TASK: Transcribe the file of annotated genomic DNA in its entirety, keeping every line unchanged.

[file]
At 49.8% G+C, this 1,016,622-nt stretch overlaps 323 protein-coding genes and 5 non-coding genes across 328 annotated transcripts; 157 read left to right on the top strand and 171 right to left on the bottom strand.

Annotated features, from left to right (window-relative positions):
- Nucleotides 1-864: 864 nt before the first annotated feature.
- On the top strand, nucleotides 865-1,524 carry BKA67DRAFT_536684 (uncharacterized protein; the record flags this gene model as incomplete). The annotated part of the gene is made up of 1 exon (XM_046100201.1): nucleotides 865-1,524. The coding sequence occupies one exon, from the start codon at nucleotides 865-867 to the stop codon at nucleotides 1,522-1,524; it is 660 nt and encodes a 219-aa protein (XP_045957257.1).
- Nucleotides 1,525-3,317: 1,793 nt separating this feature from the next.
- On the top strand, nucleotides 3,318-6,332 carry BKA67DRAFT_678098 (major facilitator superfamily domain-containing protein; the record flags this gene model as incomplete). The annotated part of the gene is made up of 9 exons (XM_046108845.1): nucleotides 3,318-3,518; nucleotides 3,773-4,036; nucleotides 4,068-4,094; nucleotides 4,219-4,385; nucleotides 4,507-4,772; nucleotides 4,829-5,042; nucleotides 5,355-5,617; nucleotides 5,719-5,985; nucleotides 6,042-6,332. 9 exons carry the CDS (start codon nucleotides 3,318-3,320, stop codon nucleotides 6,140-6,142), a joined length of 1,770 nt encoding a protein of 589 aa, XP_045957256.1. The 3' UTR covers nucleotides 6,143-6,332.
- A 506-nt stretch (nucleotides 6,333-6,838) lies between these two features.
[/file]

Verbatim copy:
At 49.8% G+C, this 1,016,622-nt stretch overlaps 323 protein-coding genes and 5 non-coding genes across 328 annotated transcripts; 157 read left to right on the top strand and 171 right to left on the bottom strand.

Annotated features, from left to right (window-relative positions):
- Nucleotides 1-864: 864 nt before the first annotated feature.
- On the top strand, nucleotides 865-1,524 carry BKA67DRAFT_536684 (uncharacterized protein; the record flags this gene model as incomplete). The annotated part of the gene is made up of 1 exon (XM_046100201.1): nucleotides 865-1,524. The coding sequence occupies one exon, from the start codon at nucleotides 865-867 to the stop codon at nucleotides 1,522-1,524; it is 660 nt and encodes a 219-aa protein (XP_045957257.1).
- Nucleotides 1,525-3,317: 1,793 nt separating this feature from the next.
- On the top strand, nucleotides 3,318-6,332 carry BKA67DRAFT_678098 (major facilitator superfamily domain-containing protein; the record flags this gene model as incomplete). The annotated part of the gene is made up of 9 exons (XM_046108845.1): nucleotides 3,318-3,518; nucleotides 3,773-4,036; nucleotides 4,068-4,094; nucleotides 4,219-4,385; nucleotides 4,507-4,772; nucleotides 4,829-5,042; nucleotides 5,355-5,617; nucleotides 5,719-5,985; nucleotides 6,042-6,332. 9 exons carry the CDS (start codon nucleotides 3,318-3,320, stop codon nucleotides 6,140-6,142), a joined length of 1,770 nt encoding a protein of 589 aa, XP_045957256.1. The 3' UTR covers nucleotides 6,143-6,332.
- A 506-nt stretch (nucleotides 6,333-6,838) lies between these two features.